Service Learning

    Teaching Others


How To Investigate Light and Sound

The Goal:

Create quality istructions that explain how to learn about light and sound through an investigation (experiment).

How do we know if we are successful?
We made a rubric, together.  After examining a variety of How-To Videos and Instructions, the Magical Minds and I made a list of the top five things that are needed to create “quality instructions.” This blue poster was the foundation for the rubric, which we also used to assess  our instructions on writing quality comments on a blog post (formative assessment or “practice round”).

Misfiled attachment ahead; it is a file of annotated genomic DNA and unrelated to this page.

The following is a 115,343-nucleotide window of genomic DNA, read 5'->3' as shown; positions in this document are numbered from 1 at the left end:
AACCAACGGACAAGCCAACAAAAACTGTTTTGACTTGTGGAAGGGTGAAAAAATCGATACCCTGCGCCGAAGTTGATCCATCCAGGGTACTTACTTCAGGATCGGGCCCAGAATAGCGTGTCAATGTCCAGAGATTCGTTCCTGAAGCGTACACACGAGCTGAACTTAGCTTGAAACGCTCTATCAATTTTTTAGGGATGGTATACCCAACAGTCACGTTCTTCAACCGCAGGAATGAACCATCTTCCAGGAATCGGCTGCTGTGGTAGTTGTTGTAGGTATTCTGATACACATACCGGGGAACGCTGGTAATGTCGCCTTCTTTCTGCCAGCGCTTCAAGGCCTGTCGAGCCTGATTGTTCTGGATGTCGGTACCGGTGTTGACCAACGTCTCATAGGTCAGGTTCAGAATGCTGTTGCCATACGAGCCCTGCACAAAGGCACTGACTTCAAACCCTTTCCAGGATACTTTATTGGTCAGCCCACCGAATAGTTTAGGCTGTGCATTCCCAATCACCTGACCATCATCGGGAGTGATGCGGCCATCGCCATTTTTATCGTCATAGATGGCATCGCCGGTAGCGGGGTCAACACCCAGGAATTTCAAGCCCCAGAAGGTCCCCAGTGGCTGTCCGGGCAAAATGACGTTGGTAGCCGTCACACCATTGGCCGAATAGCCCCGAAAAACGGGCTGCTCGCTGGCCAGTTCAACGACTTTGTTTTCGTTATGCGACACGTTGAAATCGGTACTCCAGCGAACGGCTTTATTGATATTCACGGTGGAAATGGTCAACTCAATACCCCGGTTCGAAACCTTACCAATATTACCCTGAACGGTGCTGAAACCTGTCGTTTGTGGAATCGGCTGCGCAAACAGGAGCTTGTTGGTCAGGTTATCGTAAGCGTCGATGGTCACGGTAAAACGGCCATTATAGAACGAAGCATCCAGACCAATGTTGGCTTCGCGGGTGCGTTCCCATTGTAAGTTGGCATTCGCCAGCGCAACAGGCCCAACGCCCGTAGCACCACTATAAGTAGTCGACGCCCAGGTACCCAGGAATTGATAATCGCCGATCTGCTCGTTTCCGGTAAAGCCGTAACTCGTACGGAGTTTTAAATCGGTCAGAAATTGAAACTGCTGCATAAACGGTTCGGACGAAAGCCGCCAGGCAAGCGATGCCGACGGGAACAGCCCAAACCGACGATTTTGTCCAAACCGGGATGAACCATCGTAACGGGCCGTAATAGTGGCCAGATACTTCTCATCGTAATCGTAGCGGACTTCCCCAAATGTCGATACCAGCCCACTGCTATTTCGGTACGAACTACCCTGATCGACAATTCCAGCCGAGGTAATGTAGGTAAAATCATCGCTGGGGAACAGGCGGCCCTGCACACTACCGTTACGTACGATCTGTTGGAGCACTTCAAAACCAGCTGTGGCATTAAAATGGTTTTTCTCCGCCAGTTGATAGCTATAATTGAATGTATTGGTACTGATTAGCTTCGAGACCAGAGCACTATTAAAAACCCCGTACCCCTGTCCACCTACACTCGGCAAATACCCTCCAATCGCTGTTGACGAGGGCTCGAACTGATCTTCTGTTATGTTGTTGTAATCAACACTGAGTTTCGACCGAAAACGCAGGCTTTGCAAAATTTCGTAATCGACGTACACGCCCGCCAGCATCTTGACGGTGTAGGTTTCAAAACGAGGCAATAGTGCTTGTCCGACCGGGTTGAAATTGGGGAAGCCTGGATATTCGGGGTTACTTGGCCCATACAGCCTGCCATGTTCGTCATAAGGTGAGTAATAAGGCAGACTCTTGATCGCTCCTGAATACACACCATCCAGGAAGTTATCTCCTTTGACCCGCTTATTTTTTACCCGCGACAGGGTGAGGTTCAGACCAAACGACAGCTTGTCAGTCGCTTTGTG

Enjoy their projects below, or click here to see our wikispace:

Child-Centered Inquiry into Light

What Does Light Travel Through?

J came up with her own question.  She’s amazing like that – a natural inquirer who loves to dig deep into a topic.  She tells me, “I want to know what can light travel through and what can it not travel through.”  I scribble on my anecdotal notes, “develops own question to explore with scientific method.”

She uses the Scientific Method Guide to help her make a plan and formulate a hypothesis, “light will travel through most things.” Interested in J’s question, A comes along and asks to join.  While I set up the light box, the two girls collect materials to test with.

Holding up objects to the light, these two scientists are engaged, thinking, problem-solving and reflecting.  With each material, they add new observations to their guide sheet.